“And So It Begins….”
June 15, 1998:
I didn’t make a pilgrimage to the ocean yesterday. I drove by it, briefly, through Beacon Hill Park and along Ross Bay, absorbing the salty ocean scent and the sharp freshness of a late Spring shower. After I get off the ferry in two hours in Vancouver (hopefully – it’s busy this morning and I may have to wait for the eight o’clock instead of the seven), I won’t see the ocean for ten weeks. I’ve never been away that long.
My trip is off to an inauspicious start. I left most of my film and my two disposable cameras on my kitchen counter. I was bound to forget something I guess. Good thing it wasn’t anything important like money. Or underwear.
The plan is to stop around Banff or Golden tonight and camp out in the back of the truck. There’s not as much room as I’d like back there. At the last minute I decided to pack my bike and that’s using up more space than I thought it would. Still, I should get some sleep even if I’m curled up in a tight, fetal ball. But it makes me more anxious to arrive in Alberta. Haven’t slept well the last few nights, and in reality I expect to get little sleep tonight. I’ve crammed my life into ten boxes and four of them are my computer.
Currently, I’m stuck midway down row five at the Swartz Bay Ferry Terminal. And I’ve felt stuck midway down row five for years.
We’re boarding now. Will I make it, or miss the boat? (Sorry, couldn’t resist.)
Mine was, literally, the last vehicle loaded on board.
In no hurry to join the huge breakfast line-up that snaked through the passenger compartments of the ferry, I was able to snag a good seat near the bow at the windows.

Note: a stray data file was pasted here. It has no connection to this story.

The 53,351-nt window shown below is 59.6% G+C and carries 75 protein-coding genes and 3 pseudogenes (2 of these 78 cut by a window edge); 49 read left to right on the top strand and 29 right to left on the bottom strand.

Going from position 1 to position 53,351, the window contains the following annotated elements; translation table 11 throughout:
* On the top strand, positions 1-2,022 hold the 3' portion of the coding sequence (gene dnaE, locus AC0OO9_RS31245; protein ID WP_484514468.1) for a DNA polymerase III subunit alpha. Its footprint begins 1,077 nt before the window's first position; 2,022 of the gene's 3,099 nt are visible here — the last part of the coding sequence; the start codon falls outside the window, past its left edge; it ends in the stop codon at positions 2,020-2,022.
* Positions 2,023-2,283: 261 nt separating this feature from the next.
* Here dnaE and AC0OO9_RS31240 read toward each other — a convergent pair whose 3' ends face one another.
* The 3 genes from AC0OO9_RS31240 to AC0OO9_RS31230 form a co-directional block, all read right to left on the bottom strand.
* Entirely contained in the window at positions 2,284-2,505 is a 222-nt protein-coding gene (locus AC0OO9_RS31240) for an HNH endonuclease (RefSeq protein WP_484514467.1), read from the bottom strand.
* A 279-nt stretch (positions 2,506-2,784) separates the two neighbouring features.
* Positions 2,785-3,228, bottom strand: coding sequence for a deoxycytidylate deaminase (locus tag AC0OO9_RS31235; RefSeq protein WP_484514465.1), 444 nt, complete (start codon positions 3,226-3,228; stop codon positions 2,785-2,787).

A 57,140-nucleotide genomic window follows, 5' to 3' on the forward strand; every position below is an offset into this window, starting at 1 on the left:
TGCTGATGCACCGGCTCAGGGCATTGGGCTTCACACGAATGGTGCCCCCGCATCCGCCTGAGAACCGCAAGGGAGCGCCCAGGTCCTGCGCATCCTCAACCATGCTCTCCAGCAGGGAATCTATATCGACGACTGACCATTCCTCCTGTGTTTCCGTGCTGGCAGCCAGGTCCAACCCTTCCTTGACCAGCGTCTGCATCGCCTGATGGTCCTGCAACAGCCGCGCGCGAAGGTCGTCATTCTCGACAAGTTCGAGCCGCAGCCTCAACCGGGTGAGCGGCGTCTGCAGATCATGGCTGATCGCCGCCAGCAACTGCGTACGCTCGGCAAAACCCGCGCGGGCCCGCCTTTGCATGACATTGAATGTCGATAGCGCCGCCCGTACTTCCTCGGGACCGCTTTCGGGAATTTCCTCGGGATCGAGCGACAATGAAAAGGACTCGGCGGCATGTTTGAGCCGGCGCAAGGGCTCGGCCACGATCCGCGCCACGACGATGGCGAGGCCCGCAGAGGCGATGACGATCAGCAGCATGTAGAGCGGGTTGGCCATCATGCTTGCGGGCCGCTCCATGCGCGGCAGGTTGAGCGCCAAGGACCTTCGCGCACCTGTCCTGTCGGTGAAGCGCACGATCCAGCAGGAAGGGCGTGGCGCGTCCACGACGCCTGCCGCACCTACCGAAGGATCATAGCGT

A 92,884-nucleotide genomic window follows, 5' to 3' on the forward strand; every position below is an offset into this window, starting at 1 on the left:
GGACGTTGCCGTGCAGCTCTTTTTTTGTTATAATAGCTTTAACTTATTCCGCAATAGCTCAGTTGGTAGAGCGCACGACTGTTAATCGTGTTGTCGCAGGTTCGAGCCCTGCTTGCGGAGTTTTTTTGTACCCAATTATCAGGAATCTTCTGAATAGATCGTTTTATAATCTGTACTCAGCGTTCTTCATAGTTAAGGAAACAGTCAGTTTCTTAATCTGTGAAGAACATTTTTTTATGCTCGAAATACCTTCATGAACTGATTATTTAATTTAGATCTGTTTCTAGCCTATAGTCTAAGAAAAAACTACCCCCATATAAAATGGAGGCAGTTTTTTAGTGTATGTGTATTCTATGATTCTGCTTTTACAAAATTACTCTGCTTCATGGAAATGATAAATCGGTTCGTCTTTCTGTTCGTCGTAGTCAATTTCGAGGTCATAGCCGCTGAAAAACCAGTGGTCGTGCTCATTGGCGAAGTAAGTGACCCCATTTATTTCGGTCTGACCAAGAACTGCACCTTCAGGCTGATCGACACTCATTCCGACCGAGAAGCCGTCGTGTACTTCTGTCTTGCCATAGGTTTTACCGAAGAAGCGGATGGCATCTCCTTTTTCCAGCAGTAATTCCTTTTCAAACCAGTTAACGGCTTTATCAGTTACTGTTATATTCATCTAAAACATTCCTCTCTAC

I’ve often thought about living on one of the Gulf Islands. It appeals to me because they are isolated and still reasonably close to the big cities. Living and working in Sooke for six years has made me appreciate the mellow, laid back approach to life, not that I haven’t been a laid back, mellow kind of guy anyway. Can you really imagine me getting any mellower?
Hunger finally breaks me down. $7.97 for three pancakes, a glass of milk, and a cookie I’ll save for later. I wonder how much it would have cost me for warm pancakes.
God bless BC Ferries – no one else will.
I stand at the back of the ship, staring as Vancouver Island, my home, disappears. The ocean is a brilliant blue, like a pair of haunting eyes. The clouds have broken and scattered; the storm that was expected to sit over the coast for a couple of days went through overnight and is moving inland. I’m going to catch up to it. Now, there’s only small white cotton puffs over the receding green forests of the Gulf Islands.
A number of times as I drive through the suburbs of Vancouver as I angle my way up to Highway 1, I feel like bursting into tears. I’m saying goodbye to a lot of things. I’m just not sure what they are yet.
I caught up to the rain west of Abbotsford. A real downpour, great gouts of water washing across the sky and highway. Visibility sucks – cars only metres ahead vanish into clouds of spray. Gray sky hangs low like the depression of a lover scorned. The clouds are so low that they block the tops of the mountains, but not the vast subdivisions of identical houses scarring their sides.
The rain lifted somewhat after Hope (yes, I am beyond Hope), but the clouds and rain returned as I climbed the Coquihalla. Here, as I lunch in beautiful downtown Merritt, the sky is battleship gray, and the sky is crying. I can tell I’m in a different world now: The Paul Harvey News is on the local radio station.